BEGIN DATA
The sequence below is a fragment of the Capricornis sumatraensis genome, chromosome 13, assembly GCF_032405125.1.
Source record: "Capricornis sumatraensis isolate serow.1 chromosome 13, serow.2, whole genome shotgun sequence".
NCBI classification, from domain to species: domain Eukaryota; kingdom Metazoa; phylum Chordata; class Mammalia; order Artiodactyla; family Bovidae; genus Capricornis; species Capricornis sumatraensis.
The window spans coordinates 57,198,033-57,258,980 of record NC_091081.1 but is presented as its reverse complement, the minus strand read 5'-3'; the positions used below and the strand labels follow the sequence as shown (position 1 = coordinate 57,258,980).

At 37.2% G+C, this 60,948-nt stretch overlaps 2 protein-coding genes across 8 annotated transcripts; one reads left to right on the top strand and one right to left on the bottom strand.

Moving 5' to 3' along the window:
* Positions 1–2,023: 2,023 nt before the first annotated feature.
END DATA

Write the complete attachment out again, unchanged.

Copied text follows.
The sequence below is a fragment of the Capricornis sumatraensis genome, chromosome 13, assembly GCF_032405125.1.
Source record: "Capricornis sumatraensis isolate serow.1 chromosome 13, serow.2, whole genome shotgun sequence".
NCBI classification, from domain to species: domain Eukaryota; kingdom Metazoa; phylum Chordata; class Mammalia; order Artiodactyla; family Bovidae; genus Capricornis; species Capricornis sumatraensis.
The window spans coordinates 57,198,033-57,258,980 of record NC_091081.1 but is presented as its reverse complement, the minus strand read 5'-3'; the positions used below and the strand labels follow the sequence as shown (position 1 = coordinate 57,258,980).

At 37.2% G+C, this 60,948-nt stretch overlaps 2 protein-coding genes across 8 annotated transcripts; one reads left to right on the top strand and one right to left on the bottom strand.

Moving 5' to 3' along the window:
* Positions 1–2,023: 2,023 nt before the first annotated feature.